Tuesday, October 14, 2014

Bringing the Associative Property of Multiplication to Life

By Cassandra Hatfield, RME Assessment Coordinator, and Megan Hancock, Graduate Research Assistant

The Institute of Education Science (IES) Practice Guide for Improving Mathematical Problem Solving in Grades 4 through 8 Recommendation five states that it is important to “help students recognize and articulate mathematical concepts and notation” (Woodward et al., 2012). One way to carry out this recommendation is to “ask students to explain each step used to solve a problem in a worked example” and “help students make sense of algebraic notation” (Woodward et al., 2012).

The Associative Property of Multiplication will illustrate this recommendation by going beyond a procedural skill and making connections conceptually that support the symbolic notation. Our goal is to give evidence that the Associative Property of Multiplication can be taught through multiple representations. Through our research we found that some representations are mathematically accurate, but may not provide students with a compelling reason to use this property.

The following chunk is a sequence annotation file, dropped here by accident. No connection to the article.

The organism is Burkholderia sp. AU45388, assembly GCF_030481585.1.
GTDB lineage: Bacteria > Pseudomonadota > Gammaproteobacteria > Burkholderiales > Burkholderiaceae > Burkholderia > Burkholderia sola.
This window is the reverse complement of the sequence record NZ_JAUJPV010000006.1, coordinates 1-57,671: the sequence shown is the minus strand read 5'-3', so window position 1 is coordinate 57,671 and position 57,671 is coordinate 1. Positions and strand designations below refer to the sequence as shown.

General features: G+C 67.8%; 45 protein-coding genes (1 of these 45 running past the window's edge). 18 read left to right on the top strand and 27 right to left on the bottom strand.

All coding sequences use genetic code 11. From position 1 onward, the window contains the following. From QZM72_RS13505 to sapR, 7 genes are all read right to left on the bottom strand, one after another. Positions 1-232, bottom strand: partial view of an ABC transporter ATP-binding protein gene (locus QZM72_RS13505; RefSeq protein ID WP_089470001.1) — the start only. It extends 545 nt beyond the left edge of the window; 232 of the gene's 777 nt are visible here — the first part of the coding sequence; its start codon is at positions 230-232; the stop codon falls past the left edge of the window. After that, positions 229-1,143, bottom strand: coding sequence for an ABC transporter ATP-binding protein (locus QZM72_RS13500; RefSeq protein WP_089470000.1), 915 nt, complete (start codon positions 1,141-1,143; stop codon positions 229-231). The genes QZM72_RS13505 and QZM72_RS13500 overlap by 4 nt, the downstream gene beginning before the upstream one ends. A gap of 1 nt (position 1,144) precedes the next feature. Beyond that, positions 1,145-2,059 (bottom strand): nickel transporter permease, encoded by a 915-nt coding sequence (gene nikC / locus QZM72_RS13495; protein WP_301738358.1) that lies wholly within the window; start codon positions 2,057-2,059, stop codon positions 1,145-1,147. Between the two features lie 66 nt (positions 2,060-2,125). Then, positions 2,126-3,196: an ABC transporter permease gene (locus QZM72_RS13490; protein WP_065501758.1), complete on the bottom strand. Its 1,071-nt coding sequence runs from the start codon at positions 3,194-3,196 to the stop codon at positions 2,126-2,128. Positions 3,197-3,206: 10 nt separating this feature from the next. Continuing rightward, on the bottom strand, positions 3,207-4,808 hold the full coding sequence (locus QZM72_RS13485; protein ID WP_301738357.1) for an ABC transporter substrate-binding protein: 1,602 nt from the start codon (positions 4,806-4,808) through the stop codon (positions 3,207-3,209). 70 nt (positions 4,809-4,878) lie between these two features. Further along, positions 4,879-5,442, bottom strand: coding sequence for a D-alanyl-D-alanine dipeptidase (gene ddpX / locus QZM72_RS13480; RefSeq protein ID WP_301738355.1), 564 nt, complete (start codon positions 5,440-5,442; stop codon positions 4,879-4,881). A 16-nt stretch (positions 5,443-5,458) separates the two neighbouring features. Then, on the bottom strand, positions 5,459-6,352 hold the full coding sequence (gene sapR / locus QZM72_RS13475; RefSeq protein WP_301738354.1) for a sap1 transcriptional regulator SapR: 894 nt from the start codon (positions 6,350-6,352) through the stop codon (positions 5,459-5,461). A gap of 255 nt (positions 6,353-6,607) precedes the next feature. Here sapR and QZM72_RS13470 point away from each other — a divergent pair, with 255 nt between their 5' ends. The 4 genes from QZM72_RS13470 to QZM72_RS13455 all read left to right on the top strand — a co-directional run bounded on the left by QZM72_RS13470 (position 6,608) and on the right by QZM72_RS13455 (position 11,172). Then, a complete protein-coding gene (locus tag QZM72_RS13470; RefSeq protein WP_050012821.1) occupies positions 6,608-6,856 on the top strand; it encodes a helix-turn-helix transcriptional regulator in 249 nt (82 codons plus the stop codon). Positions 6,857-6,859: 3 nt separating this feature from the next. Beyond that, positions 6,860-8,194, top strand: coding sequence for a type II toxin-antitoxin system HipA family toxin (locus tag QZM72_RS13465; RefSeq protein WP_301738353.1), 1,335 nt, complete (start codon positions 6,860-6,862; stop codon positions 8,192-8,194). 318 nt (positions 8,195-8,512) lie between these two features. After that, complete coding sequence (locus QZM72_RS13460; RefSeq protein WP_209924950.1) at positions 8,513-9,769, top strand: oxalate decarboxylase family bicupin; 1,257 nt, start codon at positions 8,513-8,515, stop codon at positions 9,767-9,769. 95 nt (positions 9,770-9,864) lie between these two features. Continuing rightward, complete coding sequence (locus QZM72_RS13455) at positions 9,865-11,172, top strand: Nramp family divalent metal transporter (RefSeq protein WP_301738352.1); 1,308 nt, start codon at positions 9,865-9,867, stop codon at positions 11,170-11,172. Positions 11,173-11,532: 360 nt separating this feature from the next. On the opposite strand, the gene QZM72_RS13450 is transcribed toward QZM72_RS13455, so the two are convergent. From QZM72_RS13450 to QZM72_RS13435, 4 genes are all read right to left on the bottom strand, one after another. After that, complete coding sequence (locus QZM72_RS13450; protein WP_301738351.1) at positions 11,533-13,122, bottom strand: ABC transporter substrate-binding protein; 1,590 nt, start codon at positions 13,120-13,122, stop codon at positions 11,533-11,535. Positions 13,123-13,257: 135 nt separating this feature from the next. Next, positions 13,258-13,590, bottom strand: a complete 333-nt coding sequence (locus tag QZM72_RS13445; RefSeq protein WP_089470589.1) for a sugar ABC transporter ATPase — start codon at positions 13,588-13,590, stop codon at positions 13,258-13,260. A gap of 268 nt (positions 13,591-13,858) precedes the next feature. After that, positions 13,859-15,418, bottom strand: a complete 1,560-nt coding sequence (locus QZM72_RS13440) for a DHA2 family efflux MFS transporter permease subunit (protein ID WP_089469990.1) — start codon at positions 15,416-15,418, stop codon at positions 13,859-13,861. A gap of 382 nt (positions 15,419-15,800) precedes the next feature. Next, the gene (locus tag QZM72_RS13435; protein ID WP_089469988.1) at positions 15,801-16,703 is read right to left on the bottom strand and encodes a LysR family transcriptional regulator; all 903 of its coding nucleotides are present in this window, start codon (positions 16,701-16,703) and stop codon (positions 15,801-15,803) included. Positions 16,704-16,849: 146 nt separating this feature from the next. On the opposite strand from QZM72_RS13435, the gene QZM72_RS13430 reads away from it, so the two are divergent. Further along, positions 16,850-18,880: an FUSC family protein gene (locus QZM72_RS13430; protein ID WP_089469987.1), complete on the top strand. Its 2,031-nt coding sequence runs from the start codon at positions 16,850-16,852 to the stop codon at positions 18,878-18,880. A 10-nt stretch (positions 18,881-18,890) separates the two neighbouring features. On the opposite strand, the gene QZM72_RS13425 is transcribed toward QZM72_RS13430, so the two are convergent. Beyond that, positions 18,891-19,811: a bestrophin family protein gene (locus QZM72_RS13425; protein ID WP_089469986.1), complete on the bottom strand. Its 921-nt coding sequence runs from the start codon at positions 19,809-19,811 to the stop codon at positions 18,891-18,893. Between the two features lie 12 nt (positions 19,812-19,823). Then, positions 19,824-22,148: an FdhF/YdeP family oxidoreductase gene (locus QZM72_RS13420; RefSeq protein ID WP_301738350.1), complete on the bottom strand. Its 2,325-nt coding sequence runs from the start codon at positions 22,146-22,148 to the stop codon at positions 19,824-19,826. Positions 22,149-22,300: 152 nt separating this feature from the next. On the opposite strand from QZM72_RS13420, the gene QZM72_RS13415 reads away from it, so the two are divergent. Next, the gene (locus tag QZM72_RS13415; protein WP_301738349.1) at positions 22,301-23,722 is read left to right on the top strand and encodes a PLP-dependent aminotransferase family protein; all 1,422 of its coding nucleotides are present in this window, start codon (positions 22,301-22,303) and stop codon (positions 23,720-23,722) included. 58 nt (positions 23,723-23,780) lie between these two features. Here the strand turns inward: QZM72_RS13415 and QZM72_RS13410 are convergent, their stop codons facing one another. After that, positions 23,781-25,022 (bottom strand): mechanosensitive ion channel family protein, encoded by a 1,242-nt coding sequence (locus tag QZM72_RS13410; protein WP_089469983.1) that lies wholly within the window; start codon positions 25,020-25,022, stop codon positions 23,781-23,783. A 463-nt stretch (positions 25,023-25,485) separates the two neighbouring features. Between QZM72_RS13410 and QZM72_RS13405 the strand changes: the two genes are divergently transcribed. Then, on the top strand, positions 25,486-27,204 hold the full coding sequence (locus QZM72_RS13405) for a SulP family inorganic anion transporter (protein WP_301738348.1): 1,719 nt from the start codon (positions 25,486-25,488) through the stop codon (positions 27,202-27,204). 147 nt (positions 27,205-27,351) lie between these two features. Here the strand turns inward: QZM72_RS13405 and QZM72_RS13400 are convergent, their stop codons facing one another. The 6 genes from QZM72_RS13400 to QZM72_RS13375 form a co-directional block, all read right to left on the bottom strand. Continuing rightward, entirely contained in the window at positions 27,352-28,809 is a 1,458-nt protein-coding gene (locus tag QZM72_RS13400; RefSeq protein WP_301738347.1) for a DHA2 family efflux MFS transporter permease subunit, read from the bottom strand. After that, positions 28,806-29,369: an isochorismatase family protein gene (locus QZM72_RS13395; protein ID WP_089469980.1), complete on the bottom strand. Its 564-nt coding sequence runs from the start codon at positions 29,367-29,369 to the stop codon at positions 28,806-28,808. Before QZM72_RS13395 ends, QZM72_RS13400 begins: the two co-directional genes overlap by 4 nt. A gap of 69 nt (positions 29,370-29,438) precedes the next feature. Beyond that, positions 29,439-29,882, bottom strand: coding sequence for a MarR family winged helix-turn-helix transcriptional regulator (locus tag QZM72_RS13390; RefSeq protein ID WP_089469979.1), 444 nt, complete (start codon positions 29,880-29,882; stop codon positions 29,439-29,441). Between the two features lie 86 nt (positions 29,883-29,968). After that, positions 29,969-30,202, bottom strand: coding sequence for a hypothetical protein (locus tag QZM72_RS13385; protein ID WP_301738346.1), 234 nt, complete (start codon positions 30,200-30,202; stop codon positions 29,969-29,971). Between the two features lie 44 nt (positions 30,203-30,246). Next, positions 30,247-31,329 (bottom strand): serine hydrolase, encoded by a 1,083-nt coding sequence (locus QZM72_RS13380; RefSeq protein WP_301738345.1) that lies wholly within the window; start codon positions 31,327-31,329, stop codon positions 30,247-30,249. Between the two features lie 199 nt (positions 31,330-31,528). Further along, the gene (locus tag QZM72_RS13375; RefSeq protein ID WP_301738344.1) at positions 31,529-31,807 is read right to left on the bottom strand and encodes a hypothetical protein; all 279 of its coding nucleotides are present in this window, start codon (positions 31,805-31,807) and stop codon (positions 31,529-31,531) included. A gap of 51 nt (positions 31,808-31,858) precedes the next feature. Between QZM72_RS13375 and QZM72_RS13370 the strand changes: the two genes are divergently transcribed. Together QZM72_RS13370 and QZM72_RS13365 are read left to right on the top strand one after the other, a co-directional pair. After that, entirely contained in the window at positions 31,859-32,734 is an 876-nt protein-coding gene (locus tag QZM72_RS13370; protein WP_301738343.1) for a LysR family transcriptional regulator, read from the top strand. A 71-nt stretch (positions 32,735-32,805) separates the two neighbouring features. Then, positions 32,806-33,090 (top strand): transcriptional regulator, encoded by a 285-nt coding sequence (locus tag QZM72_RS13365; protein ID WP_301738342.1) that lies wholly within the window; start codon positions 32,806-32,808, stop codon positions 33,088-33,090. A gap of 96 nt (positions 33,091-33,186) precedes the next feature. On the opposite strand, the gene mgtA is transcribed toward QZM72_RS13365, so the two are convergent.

When developing the concept of volume of rectangular prisms, decomposing the rectangular prism into layers allows students to make the connection with content they are already familiar with, arrays and area. This decomposition also exemplifies the Associative Property of Multiplication. Here are some examples of how the rectangular prism shown above can be decomposed in different ways.

  • A: 2 × (6 × 4)
  • B: (2 × 6) × 4
  • C: Supports commutative property of multiplication too
    • 2 × 6 × 4; 2 × 4 × 6; (2 × 4) × 6
By designing activities and lessons that support the decomposition of rectangular prisms into different layers, teachers can support students in making sense of the notation of Associative Property of Multiplication, A x (B x C) = (A x B) x C, and finding the volume of rectangular prisms. Explorations like this also support teachers in holding students accountable for understanding the notation because students can use the different models to support their explanation of their understanding.

Woodward, J., Beckmann, S., Driscoll, M., Franke, M., Herzig, P., Jitendra, A., Koedinger, K. R., & Ogbuehi, P. (2012). Improving mathematical problem solving in grades 4 through 8: A practice guide (NCEE 2012-4055). Washington, DC: National Center for Education Evaluation and Regional Assistance, Institute of Education Sciences, U.S. Department of Education. Retrieved from http:// ies.ed.gov/ncee/wwc/publications_reviews.aspx#pubsearch/.

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